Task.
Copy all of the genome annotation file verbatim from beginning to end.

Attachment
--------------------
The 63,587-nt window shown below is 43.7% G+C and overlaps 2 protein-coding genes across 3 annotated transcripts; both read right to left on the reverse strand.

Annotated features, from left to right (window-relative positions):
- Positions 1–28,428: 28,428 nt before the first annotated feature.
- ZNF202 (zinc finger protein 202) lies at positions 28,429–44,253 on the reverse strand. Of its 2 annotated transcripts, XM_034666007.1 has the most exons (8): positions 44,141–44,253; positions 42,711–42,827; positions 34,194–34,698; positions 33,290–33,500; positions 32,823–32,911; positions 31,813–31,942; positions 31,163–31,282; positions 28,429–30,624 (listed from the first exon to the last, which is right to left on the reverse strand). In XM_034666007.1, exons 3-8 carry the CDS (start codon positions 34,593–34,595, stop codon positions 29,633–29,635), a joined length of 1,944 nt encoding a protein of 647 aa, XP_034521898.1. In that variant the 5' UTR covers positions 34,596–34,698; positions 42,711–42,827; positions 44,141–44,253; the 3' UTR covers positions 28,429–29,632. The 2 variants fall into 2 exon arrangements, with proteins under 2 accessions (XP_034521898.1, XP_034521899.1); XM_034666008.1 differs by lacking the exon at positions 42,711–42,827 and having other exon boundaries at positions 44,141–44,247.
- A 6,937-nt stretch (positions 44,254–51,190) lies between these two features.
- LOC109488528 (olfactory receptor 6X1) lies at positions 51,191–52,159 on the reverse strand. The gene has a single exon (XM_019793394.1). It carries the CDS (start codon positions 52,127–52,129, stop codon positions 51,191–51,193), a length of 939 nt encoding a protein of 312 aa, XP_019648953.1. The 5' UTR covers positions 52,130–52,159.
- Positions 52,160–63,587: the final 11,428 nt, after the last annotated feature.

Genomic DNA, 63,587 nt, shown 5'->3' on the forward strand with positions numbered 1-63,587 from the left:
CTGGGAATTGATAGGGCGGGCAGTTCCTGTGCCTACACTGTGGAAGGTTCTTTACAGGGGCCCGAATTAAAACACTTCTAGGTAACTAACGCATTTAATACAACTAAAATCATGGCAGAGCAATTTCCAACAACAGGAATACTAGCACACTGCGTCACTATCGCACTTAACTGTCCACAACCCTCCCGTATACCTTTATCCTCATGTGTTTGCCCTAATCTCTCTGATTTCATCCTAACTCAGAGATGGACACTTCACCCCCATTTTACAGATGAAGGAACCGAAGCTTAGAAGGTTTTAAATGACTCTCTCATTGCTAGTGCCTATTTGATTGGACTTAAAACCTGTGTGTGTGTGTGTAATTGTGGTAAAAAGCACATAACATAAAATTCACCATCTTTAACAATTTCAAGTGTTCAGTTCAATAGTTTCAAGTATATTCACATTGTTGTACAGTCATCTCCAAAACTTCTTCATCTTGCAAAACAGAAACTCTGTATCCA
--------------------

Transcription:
The 63,587-nt window shown below is 43.7% G+C and overlaps 2 protein-coding genes across 3 annotated transcripts; both read right to left on the reverse strand.

Annotated features, from left to right (window-relative positions):
- Positions 1–28,428: 28,428 nt before the first annotated feature.
- ZNF202 (zinc finger protein 202) lies at positions 28,429–44,253 on the reverse strand. Of its 2 annotated transcripts, XM_034666007.1 has the most exons (8): positions 44,141–44,253; positions 42,711–42,827; positions 34,194–34,698; positions 33,290–33,500; positions 32,823–32,911; positions 31,813–31,942; positions 31,163–31,282; positions 28,429–30,624 (listed from the first exon to the last, which is right to left on the reverse strand). In XM_034666007.1, exons 3-8 carry the CDS (start codon positions 34,593–34,595, stop codon positions 29,633–29,635), a joined length of 1,944 nt encoding a protein of 647 aa, XP_034521898.1. In that variant the 5' UTR covers positions 34,596–34,698; positions 42,711–42,827; positions 44,141–44,253; the 3' UTR covers positions 28,429–29,632. The 2 variants fall into 2 exon arrangements, with proteins under 2 accessions (XP_034521898.1, XP_034521899.1); XM_034666008.1 differs by lacking the exon at positions 42,711–42,827 and having other exon boundaries at positions 44,141–44,247.
- A 6,937-nt stretch (positions 44,254–51,190) lies between these two features.
- LOC109488528 (olfactory receptor 6X1) lies at positions 51,191–52,159 on the reverse strand. The gene has a single exon (XM_019793394.1). It carries the CDS (start codon positions 52,127–52,129, stop codon positions 51,191–51,193), a length of 939 nt encoding a protein of 312 aa, XP_019648953.1. The 5' UTR covers positions 52,130–52,159.
- Positions 52,160–63,587: the final 11,428 nt, after the last annotated feature.

Genomic DNA, 63,587 nt, shown 5'->3' on the forward strand with positions numbered 1-63,587 from the left:
CTGGGAATTGATAGGGCGGGCAGTTCCTGTGCCTACACTGTGGAAGGTTCTTTACAGGGGCCCGAATTAAAACACTTCTAGGTAACTAACGCATTTAATACAACTAAAATCATGGCAGAGCAATTTCCAACAACAGGAATACTAGCACACTGCGTCACTATCGCACTTAACTGTCCACAACCCTCCCGTATACCTTTATCCTCATGTGTTTGCCCTAATCTCTCTGATTTCATCCTAACTCAGAGATGGACACTTCACCCCCATTTTACAGATGAAGGAACCGAAGCTTAGAAGGTTTTAAATGACTCTCTCATTGCTAGTGCCTATTTGATTGGACTTAAAACCTGTGTGTGTGTGTGTAATTGTGGTAAAAAGCACATAACATAAAATTCACCATCTTTAACAATTTCAAGTGTTCAGTTCAATAGTTTCAAGTATATTCACATTGTTGTACAGTCATCTCCAAAACTTCTTCATCTTGCAAAACAGAAACTCTGTATCCA